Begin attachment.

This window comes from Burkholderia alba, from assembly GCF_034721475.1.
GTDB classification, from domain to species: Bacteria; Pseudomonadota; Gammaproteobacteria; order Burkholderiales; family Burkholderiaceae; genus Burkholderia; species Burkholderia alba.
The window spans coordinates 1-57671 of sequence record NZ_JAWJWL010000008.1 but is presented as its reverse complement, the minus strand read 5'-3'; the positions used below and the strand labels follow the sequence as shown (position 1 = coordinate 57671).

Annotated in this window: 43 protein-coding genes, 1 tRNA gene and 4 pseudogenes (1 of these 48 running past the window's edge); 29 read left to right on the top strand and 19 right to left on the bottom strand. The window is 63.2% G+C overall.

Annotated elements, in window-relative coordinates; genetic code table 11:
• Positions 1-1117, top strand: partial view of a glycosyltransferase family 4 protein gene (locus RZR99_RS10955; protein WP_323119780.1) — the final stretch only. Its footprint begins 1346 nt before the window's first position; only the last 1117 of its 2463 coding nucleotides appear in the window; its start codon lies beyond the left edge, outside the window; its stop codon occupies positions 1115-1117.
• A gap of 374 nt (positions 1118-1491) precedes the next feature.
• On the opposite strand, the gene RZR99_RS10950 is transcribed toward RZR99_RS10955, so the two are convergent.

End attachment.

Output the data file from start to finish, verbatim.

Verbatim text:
This window comes from Burkholderia alba, from assembly GCF_034721475.1.
GTDB classification, from domain to species: Bacteria; Pseudomonadota; Gammaproteobacteria; order Burkholderiales; family Burkholderiaceae; genus Burkholderia; species Burkholderia alba.
The window spans coordinates 1-57671 of sequence record NZ_JAWJWL010000008.1 but is presented as its reverse complement, the minus strand read 5'-3'; the positions used below and the strand labels follow the sequence as shown (position 1 = coordinate 57671).

Annotated in this window: 43 protein-coding genes, 1 tRNA gene and 4 pseudogenes (1 of these 48 running past the window's edge); 29 read left to right on the top strand and 19 right to left on the bottom strand. The window is 63.2% G+C overall.

Annotated elements, in window-relative coordinates; genetic code table 11:
• Positions 1-1117, top strand: partial view of a glycosyltransferase family 4 protein gene (locus RZR99_RS10955; protein WP_323119780.1) — the final stretch only. Its footprint begins 1346 nt before the window's first position; only the last 1117 of its 2463 coding nucleotides appear in the window; its start codon lies beyond the left edge, outside the window; its stop codon occupies positions 1115-1117.
• A gap of 374 nt (positions 1118-1491) precedes the next feature.
• On the opposite strand, the gene RZR99_RS10950 is transcribed toward RZR99_RS10955, so the two are convergent.